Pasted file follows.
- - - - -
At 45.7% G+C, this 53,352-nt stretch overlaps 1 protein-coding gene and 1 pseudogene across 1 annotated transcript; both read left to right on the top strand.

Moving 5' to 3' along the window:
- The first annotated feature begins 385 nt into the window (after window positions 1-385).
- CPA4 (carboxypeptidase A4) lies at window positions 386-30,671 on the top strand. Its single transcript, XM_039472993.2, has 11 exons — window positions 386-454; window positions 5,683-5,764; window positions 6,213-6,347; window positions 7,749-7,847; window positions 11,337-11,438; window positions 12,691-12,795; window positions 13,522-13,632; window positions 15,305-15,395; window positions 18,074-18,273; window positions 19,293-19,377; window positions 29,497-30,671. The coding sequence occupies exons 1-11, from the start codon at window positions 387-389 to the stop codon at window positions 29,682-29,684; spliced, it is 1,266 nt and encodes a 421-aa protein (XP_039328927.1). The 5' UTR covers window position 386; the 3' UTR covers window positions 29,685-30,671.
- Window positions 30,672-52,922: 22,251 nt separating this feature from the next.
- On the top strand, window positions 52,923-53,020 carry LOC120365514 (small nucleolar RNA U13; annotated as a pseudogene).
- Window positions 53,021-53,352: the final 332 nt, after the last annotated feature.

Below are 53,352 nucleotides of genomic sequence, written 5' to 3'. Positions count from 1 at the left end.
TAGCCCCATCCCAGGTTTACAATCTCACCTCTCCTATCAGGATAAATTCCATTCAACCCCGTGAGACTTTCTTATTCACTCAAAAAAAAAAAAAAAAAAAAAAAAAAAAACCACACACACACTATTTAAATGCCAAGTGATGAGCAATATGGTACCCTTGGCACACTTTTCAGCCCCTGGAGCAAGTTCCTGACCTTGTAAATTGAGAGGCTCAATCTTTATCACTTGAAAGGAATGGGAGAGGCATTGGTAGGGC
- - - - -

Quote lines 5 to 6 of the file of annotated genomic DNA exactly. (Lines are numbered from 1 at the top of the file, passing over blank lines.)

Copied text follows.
- Window positions 30,672-52,922: 22,251 nt separating this feature from the next.
- On the top strand, window positions 52,923-53,020 carry LOC120365514 (small nucleolar RNA U13; annotated as a pseudogene).